‘Late payments disproportionately affect female freelancers’

IPSE highlights some of the disproportionate  problems facing female freelancers during the pandemic for International Women’s Day.

freelance expenses

 

Female freelancers have face a “disproportionate financial struggle” during the pandemic with more problems being paid, although fewer have left self employment, according to a study by the Association of Independent Professionals and the Self-Employed [IPSE].

IPSE research shows that on top of the greater gender pay gap among freelancers (43% compared to 17% among employees), during the pandemic, female freelancers have also had greater financial problems. One of the key ones is that they have been hit more by late payment. Almost half of female freelancers (49%) said they had experienced late payment before the pandemic (compared to 40%) of men, while two out of five (40%) had done since the pandemic – compared to 23 per cent of men.

At the same time, however, the number of self-employed women has dropped less than men during the pandemic, with a 1 per cent fall among women compared to 7 per cent among self-employed men. However, while fewer women have left self-employment during the pandemic, the financial situation among those who remain is, on average, worse than among men.

Late payment has caused serious problems for female freelancers during the pandemic: one in five (22%) have not had enough money to cover basic living costs – compared to 11 per cent of male freelancers.  They are also more likely than men to have had no money to cover work-related expenses (23% compared to 15%). They are therefore also more likely to have had to borrow money from family and friends (19% compared to 8%).

Late payment and financial struggles have had a more severe impact on female freelancers, with nearly two out of five (39%) losing sleep over worry – compared to 26 per cent of men. Nearly one in three (30%) also felt feelings of inadequacy (compared to 12% of men), while more than a third (37%) experienced a lack of confidence (compared to 18% of male freelancers).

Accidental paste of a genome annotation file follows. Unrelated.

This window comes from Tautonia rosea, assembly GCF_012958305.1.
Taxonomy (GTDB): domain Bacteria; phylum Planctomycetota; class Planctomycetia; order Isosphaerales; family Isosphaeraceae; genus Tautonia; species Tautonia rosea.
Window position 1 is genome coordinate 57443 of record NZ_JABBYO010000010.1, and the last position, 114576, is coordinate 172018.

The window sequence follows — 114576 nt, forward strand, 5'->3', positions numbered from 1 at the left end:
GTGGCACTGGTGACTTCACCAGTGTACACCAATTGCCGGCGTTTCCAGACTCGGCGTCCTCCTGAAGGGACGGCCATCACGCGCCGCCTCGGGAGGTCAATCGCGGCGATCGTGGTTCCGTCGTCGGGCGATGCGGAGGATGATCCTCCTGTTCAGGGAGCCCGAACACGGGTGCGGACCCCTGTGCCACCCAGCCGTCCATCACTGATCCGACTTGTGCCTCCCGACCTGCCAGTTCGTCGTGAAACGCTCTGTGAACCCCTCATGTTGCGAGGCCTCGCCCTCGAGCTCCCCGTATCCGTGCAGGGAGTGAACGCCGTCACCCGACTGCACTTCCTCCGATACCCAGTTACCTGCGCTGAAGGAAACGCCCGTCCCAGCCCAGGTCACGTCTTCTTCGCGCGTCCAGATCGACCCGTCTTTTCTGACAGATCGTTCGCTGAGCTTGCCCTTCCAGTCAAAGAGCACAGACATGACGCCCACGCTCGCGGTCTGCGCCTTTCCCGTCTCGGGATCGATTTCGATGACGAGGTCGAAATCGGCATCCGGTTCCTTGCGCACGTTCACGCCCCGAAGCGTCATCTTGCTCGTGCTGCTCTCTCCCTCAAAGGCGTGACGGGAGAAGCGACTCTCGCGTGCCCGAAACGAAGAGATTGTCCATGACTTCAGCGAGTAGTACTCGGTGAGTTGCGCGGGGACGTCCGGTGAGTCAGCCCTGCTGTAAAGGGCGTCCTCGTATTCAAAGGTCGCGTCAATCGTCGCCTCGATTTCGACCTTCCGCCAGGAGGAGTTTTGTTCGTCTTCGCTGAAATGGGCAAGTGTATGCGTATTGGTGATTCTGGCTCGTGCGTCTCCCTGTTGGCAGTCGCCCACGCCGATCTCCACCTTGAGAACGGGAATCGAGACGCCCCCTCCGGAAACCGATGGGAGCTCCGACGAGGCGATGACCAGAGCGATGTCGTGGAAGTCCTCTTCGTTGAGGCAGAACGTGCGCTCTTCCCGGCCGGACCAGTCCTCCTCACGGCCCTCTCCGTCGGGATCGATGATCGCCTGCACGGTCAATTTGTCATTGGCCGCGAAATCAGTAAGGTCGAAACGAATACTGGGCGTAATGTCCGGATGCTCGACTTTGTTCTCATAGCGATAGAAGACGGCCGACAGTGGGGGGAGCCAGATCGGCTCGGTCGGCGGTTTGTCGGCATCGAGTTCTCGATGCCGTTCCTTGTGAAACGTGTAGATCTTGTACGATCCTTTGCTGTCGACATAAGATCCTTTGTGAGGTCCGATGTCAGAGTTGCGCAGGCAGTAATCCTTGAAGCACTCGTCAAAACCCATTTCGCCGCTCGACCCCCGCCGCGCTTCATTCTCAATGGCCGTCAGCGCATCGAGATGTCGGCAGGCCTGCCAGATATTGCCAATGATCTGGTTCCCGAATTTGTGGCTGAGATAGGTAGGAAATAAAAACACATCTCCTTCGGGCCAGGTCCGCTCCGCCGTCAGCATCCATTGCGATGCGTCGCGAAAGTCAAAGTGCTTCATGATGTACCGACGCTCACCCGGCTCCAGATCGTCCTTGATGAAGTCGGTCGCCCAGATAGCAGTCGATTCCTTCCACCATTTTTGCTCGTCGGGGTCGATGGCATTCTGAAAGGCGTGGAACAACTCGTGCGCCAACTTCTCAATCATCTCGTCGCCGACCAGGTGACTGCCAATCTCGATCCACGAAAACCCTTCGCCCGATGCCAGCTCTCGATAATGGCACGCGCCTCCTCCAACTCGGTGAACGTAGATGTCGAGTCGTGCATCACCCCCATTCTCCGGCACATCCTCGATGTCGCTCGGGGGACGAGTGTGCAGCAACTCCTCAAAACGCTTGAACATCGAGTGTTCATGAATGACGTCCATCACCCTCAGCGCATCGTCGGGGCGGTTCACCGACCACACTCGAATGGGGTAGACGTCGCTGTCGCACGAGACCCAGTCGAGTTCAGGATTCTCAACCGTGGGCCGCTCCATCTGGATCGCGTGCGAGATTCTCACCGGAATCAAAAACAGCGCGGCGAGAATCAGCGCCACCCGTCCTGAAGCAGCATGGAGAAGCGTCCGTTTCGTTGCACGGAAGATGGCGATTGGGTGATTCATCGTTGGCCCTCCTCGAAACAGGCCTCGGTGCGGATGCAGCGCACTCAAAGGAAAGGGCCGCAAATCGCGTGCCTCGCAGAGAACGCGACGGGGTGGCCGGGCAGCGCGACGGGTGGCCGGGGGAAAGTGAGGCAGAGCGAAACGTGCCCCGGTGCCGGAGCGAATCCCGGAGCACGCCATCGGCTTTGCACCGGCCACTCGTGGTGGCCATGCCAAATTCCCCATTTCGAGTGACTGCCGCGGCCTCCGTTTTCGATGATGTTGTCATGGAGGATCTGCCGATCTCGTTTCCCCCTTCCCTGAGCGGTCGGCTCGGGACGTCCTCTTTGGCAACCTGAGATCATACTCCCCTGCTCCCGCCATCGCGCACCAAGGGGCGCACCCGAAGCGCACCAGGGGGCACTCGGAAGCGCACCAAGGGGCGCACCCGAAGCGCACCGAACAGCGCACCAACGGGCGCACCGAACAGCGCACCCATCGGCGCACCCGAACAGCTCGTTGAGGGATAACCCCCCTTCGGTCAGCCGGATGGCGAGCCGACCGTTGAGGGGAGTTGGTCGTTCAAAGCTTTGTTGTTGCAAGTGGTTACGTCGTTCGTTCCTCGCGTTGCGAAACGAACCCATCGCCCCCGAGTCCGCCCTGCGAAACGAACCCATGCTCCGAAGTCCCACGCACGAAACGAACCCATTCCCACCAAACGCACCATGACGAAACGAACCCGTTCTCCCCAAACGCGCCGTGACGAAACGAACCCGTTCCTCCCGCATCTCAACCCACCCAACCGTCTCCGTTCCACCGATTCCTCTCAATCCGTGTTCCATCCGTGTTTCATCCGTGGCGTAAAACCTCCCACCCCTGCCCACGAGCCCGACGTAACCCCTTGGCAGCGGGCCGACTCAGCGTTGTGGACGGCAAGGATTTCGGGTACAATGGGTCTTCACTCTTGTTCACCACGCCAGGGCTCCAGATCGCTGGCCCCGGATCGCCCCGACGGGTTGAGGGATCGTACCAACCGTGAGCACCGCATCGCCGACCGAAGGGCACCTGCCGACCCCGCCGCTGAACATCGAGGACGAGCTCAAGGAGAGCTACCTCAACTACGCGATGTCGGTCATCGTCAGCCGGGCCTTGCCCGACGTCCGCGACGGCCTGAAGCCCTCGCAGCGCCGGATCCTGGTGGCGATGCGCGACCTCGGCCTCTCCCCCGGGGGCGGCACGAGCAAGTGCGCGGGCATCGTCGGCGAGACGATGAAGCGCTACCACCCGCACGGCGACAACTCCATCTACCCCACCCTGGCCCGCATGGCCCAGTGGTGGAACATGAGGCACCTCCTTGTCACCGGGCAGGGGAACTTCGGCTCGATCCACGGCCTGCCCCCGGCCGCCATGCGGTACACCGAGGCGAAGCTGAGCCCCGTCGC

IPSE adds that another key problem affecting many female freelancers during the pandemic is reduced government support because of maternity leave as well as the double home and work shift.

Chloé Jepps, Head of Research at IPSE, said: “The pandemic has brought disproportionate financial struggles on many self-employed women. Even before 2020, they faced a much greater gender pay gap than among employees: the average female freelancer charged £65 less than their male counterparts and was more likely to want support and guidance to stop them undervaluing themselves. Now, the pandemic has exacerbated the financial divide between male and female freelancers.

“Although there has been a bigger drop in the number of self-employed men than women – in large part due to the varied impact on different sectors – the women still in self-employment are facing greater financial struggles than their male counterparts.

“Overall, it is clear that although more women have clung on in self-employment, of those freelancers who remain, the financial strain of the pandemic is hitting women harder, both practically and in terms of mental health. This is an area that both government and industry should look at – to ensure all self-employed people regardless of gender can enjoy the freedom of freelancing and play their vital part in economic recovery.”



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